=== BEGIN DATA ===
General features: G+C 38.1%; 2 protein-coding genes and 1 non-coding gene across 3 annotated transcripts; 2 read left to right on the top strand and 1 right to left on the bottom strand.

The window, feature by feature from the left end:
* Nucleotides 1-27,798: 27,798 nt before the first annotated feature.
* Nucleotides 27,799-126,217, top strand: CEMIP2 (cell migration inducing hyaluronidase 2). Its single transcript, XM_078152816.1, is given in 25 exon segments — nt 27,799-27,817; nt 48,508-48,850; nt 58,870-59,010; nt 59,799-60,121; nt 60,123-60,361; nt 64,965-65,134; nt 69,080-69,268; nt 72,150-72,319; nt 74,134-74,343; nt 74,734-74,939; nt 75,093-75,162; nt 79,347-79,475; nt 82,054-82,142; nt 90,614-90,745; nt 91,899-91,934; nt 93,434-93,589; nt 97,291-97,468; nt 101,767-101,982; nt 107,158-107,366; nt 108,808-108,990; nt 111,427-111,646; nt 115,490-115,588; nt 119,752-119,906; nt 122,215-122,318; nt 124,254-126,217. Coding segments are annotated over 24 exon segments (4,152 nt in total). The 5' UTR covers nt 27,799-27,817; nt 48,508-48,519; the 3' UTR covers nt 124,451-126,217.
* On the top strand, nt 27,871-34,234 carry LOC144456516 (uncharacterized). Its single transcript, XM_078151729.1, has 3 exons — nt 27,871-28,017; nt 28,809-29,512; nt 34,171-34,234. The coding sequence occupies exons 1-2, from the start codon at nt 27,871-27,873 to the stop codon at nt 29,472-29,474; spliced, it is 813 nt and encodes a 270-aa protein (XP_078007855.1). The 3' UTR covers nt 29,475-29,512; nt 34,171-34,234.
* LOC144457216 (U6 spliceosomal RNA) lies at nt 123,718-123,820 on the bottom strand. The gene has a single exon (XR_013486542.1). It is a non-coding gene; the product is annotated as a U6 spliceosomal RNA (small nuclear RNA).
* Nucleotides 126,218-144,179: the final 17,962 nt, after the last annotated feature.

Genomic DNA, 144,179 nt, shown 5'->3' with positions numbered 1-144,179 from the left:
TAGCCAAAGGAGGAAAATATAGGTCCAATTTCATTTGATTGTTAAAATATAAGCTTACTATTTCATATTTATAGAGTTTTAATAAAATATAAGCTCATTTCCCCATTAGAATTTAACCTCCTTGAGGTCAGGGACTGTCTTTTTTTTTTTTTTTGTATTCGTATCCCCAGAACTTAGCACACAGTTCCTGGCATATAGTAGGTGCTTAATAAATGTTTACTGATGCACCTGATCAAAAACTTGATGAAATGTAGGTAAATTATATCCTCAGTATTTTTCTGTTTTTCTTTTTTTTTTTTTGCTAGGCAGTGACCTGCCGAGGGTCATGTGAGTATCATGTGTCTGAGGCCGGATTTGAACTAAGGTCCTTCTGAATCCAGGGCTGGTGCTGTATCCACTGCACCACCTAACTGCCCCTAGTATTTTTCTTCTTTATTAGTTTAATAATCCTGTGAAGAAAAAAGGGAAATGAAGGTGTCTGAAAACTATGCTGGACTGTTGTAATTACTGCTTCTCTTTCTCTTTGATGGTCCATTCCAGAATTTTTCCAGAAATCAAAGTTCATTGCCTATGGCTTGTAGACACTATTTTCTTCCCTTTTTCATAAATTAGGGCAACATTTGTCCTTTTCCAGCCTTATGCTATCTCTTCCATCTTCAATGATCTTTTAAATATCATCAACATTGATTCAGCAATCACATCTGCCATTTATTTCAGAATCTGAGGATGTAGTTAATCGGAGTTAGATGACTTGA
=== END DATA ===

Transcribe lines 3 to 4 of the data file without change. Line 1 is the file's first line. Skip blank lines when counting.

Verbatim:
* Nucleotides 1-27,798: 27,798 nt before the first annotated feature.
* Nucleotides 27,799-126,217, top strand: CEMIP2 (cell migration inducing hyaluronidase 2). Its single transcript, XM_078152816.1, is given in 25 exon segments — nt 27,799-27,817; nt 48,508-48,850; nt 58,870-59,010; nt 59,799-60,121; nt 60,123-60,361; nt 64,965-65,134; nt 69,080-69,268; nt 72,150-72,319; nt 74,134-74,343; nt 74,734-74,939; nt 75,093-75,162; nt 79,347-79,475; nt 82,054-82,142; nt 90,614-90,745; nt 91,899-91,934; nt 93,434-93,589; nt 97,291-97,468; nt 101,767-101,982; nt 107,158-107,366; nt 108,808-108,990; nt 111,427-111,646; nt 115,490-115,588; nt 119,752-119,906; nt 122,215-122,318; nt 124,254-126,217. Coding segments are annotated over 24 exon segments (4,152 nt in total). The 5' UTR covers nt 27,799-27,817; nt 48,508-48,519; the 3' UTR covers nt 124,451-126,217.